My brain is so frozen and I did it all for you

By John Sherman
Updated July 23, 2018
Credit: Photo by John Sherman

More so than ice cream, a popsicle is the ultimate summer food. It’s the platonic ideal of refreshment in the 98-percent humidity of a train station in a way that dairy will never be. Dairy prefers a breeze.

When I set out to review popsicles for this story, I felt I needed to define my terms. What is a popsicle, and what is not a popsicle? Are creamsicles popsicles, or are popsicles strictly fruit- and water-based? Must a popsicle have a stick? Is Italian Ice simply a popsicle in a cup (as in an ice cream cone vs. cup), or is it a sorbet? These are depths not often plumbed by casual popsicle eaters (principally children), but they seemed worthy of plumbing.

I started the test with Fla-Vor-Ice (disclosure: my favorite popsicle at the outset). Fla-Vor-Ice is surely a popsicle, but instead of a stick, it has a clear plastic exoskeleton, suggesting a clear taxonomic division between stick popsicles and what I would call sleeve popsicles (see Pop Ups and Push Ups). The endoskeleton, or stick, of a traditional popsicle may be a more primitive form of frozen treat, but stick versus sleeve is today merely a matter of preference.

Choosing a control flavor was another challenge since many popsicle brands, particularly the more natural, Whole Foods-y variety, have aimed to distinguish themselves with unique fruit blends in softer, more Millennial-friendly shades. Accordingly, in selecting my testsicles (sorry, sorry, I’m trying to delete it) I tried to get as close as possible to a flavor I had in mind. With this method, I hoped to replicate the decision-making process of a typical popsicle-eater who, having been offered a popsicle from a selection of unknown brand and flavor array, reaches in with hope and well-managed expectations.

I chose red for these reviews because, along with orange, it’s a flavor/color that nearly every popsicle-maker has a version of, and I think orange is gross. Pink is an entirely different color/flavor, and I’ve tried to avoid it here, for the sake of scientific inquiry, but I admit I may not have succeeded. I have assessed each popsicle on five metrics: portability, meltiness, portion size, flavor believability, and special features (bonus points only). I did this test so that you may avoid the brain-freeze and sugar rush of taste-testing half a dozen popsicles in a single sitting. All this I do for you. Happy summer.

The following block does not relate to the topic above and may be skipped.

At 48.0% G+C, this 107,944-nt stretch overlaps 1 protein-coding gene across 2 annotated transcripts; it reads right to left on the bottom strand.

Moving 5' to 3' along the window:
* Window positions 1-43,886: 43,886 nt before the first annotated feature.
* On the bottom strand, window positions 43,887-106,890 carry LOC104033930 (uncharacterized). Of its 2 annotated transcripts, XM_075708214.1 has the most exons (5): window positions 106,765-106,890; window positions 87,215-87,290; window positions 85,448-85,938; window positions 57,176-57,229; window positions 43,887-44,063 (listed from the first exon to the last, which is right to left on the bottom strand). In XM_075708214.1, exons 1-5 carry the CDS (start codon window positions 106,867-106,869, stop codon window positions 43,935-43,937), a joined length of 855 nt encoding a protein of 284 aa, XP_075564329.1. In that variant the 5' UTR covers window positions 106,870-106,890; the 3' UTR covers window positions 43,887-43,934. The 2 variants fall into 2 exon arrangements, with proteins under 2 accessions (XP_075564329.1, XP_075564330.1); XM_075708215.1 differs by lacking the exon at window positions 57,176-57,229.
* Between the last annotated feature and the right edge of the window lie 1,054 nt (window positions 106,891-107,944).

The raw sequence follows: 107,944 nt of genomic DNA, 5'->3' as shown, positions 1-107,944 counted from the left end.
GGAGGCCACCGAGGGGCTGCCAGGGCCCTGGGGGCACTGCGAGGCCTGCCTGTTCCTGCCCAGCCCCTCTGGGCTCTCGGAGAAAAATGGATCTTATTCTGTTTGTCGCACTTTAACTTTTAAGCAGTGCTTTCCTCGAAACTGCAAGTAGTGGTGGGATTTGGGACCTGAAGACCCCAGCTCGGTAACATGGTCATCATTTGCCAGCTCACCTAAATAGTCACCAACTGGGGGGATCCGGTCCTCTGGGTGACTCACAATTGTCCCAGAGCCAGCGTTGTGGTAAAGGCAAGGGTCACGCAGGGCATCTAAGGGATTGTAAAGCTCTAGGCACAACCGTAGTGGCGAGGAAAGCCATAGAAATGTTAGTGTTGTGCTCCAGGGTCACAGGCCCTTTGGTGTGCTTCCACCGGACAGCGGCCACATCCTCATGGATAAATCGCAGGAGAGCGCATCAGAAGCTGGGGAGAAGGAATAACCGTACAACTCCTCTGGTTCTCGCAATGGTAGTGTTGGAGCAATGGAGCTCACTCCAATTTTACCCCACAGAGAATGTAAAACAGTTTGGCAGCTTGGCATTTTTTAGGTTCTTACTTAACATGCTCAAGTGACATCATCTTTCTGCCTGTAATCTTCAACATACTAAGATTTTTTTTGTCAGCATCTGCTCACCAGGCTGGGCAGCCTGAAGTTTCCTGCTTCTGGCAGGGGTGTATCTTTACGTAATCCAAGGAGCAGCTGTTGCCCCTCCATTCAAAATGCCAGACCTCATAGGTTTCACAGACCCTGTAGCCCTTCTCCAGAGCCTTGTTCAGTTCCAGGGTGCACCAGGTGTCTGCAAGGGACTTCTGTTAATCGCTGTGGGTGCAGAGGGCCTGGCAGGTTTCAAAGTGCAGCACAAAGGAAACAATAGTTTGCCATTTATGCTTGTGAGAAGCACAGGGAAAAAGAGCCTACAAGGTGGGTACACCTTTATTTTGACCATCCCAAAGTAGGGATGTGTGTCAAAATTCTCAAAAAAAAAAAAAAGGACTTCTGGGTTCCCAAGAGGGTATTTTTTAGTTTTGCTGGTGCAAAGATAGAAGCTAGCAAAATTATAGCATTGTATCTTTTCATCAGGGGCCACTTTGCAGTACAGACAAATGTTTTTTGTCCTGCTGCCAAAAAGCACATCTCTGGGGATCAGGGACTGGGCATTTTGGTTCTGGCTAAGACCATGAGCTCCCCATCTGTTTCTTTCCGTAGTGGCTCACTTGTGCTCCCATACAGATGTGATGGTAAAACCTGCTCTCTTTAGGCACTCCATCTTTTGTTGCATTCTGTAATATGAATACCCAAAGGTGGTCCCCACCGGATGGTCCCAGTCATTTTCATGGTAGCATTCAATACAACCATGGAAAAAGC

Organic Whole Fruit

It’s billed as frozen juice, technically, but I don’t want this juice at any temperature. I assume these are meant for children, but I can’t imagine what about them would appeal to a child. The popsicle is a khaki pinkish shape in a paper cone, and has a mealy texture made only mealier by the presence of a strong apple flavor. It's sad, in the same way children begging for Seaweed Snax in the aisles of the Park Slope Food Coop make me sad. This is not a popsicle. This is a distraction from the joylessness of puritanism.

Paleo Passion Pops

I bought these popsicles at Whole Foods, and all I want to know is why rich people are so bad at enjoying themselves. These popsicles comply with a trendy, made-up diet for cavemen, who would of course have put flax seeds in their fruit pops. This flavor was Strawberry Passion with Flax Seeds, otherwise known as red. Well, they were red on the box, a screaming cherry that, frankly, looked delicious. Out of the box, they’re sort of a heathered rose, almost grayish. Ah, the passion of flax! The flavor is definitely strawberry, but with less thrill than most other pops. The texture is grainy but not unpleasant, and is a decently soft-sucking popsicle. The worst thing about these popsicles is definitely the box—say, can you believe this frozen fruit water is gluten-free?—but if you can make it inside, enjoy!